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PHLIT: The London Litigation Blog

Investment advisers held partially dishonest in relation to football club financing

March 30, 2022

By Alex Leitch, Harry Denlegh-Maxwell, & Jonathan Robb

PHlit is our London litigation know-how blog, where you will find the latest developments on commercial litigation topics delivered in a monthly round-up of the most important topics addressed by the Courts of England and Wales, as well as key regulatory and legislative updates. You can subscribe to this site if you would like our updates sent to you by email as soon as they are posted.

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In this edition. . .

Case Summary

  • This case relates to Reading Football Club’s (“RFC”) raising of finance in the sum of US$22,374,000 in 2017 (the “Financing”) from Global Fixed Income Fund 1 Limited (the “Fund”). It is a case of extensive factual detail, in which the High Court was tasked with making 101 factual findings.
  • The claimant (the assignee of the Fund’s claims) brought proceedings principally in connection with the first three individual defendants’ management of the early repayment of the Financing and three categories of related fees. The claims were reliant on: negligence, deceit, breach of fiduciary duty, proprietary claims under a constructive trust, knowing receipt, dishonest assistance, and conspiracy. The claims succeeded on all causes of action save for negligence and deceit, but in respect of just one of the three fee categories, as to which the first three defendants were held to have been dishonest.

What does this mean for you?

  • This case demonstrates the types of claims available in relation to complicated financial transactions, particularly where there are allegations of dishonesty. As we explain further below, the existence of fiduciary duties owed by the first three defendants to the Fund and/or a trust to the benefit of the Fund was an essential element in the claims with a dishonesty element.
  • Whilst the Court held that individual employees of a company will unlikely have assumed a duty of care to a third party that contracts with the employer-company (with the result that a claim in negligence would fail), those individuals can owe fiduciary duties to that third party, particularly where their actions involve dishonesty. This decision again highlights the Court’s willingness to take action against individuals acting dishonestly, who would otherwise be veiled by a corporate body.
  • The Judge’s closing remarks noted that the case was “unedifying on all sides”, characterised by individuals not fully lacking integrity, but willing to cross the line into dishonesty. The substantial amount of evidence from Bloomberg chats recited in the judgment alone (including “I lied so much just now”) offers a stark reminder of the potency of instant messaging in evidence, and that the courts are prepared to order disclosure in respect of various data repositories.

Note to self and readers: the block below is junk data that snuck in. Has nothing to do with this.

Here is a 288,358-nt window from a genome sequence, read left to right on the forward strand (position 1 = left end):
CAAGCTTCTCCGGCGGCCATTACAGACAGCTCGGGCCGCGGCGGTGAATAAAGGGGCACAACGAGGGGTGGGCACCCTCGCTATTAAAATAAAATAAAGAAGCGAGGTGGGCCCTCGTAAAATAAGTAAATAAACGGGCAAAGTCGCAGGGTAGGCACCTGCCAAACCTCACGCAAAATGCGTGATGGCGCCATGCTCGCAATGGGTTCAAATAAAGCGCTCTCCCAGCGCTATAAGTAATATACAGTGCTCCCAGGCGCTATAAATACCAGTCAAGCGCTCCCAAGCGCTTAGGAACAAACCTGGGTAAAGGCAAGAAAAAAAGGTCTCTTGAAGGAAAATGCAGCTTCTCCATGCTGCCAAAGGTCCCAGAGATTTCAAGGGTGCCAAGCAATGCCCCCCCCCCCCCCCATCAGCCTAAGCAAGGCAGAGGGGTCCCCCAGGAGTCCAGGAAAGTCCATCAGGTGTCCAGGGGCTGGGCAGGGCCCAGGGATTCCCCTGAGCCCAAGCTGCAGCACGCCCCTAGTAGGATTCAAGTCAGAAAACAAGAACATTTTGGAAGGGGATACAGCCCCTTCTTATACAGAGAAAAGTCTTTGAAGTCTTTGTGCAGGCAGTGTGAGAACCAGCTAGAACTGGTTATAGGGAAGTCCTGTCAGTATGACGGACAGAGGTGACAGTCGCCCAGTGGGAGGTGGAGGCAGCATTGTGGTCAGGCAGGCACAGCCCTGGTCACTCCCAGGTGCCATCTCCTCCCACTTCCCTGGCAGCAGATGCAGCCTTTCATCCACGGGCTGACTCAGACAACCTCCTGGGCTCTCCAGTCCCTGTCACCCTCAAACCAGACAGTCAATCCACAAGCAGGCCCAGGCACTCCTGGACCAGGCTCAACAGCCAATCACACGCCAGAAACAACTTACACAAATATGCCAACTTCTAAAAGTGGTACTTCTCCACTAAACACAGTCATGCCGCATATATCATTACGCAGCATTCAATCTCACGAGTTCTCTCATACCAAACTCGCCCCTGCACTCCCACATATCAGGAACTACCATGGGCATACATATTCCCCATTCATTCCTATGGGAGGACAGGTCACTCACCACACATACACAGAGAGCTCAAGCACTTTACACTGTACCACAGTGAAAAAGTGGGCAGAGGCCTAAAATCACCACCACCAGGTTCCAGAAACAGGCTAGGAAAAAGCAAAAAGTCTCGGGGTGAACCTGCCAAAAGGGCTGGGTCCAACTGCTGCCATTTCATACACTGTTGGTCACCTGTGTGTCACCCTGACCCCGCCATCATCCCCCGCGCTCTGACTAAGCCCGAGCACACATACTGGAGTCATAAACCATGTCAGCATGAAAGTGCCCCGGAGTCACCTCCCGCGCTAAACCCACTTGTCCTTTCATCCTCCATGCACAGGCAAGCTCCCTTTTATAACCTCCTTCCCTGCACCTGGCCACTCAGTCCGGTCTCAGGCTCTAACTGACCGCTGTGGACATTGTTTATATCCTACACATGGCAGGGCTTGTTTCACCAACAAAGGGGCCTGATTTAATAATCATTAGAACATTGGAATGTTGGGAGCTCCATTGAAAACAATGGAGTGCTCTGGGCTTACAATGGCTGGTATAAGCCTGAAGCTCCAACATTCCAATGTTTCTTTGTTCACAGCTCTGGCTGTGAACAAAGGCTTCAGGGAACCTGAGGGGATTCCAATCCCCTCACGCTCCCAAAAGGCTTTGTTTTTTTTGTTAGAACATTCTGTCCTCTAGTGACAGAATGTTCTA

Case overview

The parties

  • The Fund appointed Floreat Investment Management Limited (“FIML”) as its investment manager in August 2015 in connection with the Financing pursuant to an investment management agreement (the “IMA”). FIML brought the present proceedings as assignee of the Funds claims. Where we refer to “FIML” we are referring to FIML in its capacity as investment manager; where we refer to the “Claimant” we are referring to FIML in its capacity as assignee of the claim.
  • The first three (and key) defendants are the only shareholders in the fourth defendant (IR Relations Ltd, formerly known as Floreat Investor Relations Limited (“FIR”)). The fifth defendant is the wife of the second defendant. Floreat Capital Markets Limited (“FCM London”) employed each of the first three defendants and was appointed as FIML’s investment advisor.

The background

  • By November 2016, takeover talks for RFC commenced, which resulted in discussions surrounding the early voluntary redemption of the Financing sum. RFC made two partial repayments in December 2016 and March 2017 (the “First Prepayments”). In the event of early prepayment, in accordance with the Financing arrangements, RFC was liable to the Fund for a prepayment fee; no such fee was paid by RFC on the First Prepayments (the “Prepayment Fees”). In June 2017, the remaining principal amount of the Financing was repaid together with a contractual “Termination Fee” in the amount of US$2.2 million (the “Final Payment”). The Claimant argued that the first three defendants failed to ask for an additional termination fee amount of US$817,624.45 (the “Outstanding Termination Fee”) from RFC, and that half of the US$2.2 million of the Final Payment had been unlawfully diverted to FIR (i.e. the fourth defendant) at the direction of the first three defendants (the “Diverted Sum”).